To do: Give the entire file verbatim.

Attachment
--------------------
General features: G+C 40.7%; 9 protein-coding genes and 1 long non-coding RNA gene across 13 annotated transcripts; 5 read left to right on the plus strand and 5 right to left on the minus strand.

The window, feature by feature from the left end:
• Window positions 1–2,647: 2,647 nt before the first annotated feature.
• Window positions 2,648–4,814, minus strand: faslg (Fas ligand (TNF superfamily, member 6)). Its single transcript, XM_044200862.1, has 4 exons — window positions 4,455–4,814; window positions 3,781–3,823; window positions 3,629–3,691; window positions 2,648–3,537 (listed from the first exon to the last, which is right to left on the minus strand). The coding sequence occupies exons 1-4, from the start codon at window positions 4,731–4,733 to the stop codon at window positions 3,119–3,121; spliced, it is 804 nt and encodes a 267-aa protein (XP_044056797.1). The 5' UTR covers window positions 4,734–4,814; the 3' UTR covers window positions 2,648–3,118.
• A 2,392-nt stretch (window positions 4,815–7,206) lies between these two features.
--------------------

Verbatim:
General features: G+C 40.7%; 9 protein-coding genes and 1 long non-coding RNA gene across 13 annotated transcripts; 5 read left to right on the plus strand and 5 right to left on the minus strand.

The window, feature by feature from the left end:
• Window positions 1–2,647: 2,647 nt before the first annotated feature.
• Window positions 2,648–4,814, minus strand: faslg (Fas ligand (TNF superfamily, member 6)). Its single transcript, XM_044200862.1, has 4 exons — window positions 4,455–4,814; window positions 3,781–3,823; window positions 3,629–3,691; window positions 2,648–3,537 (listed from the first exon to the last, which is right to left on the minus strand). The coding sequence occupies exons 1-4, from the start codon at window positions 4,731–4,733 to the stop codon at window positions 3,119–3,121; spliced, it is 804 nt and encodes a 267-aa protein (XP_044056797.1). The 5' UTR covers window positions 4,734–4,814; the 3' UTR covers window positions 2,648–3,118.
• A 2,392-nt stretch (window positions 4,815–7,206) lies between these two features.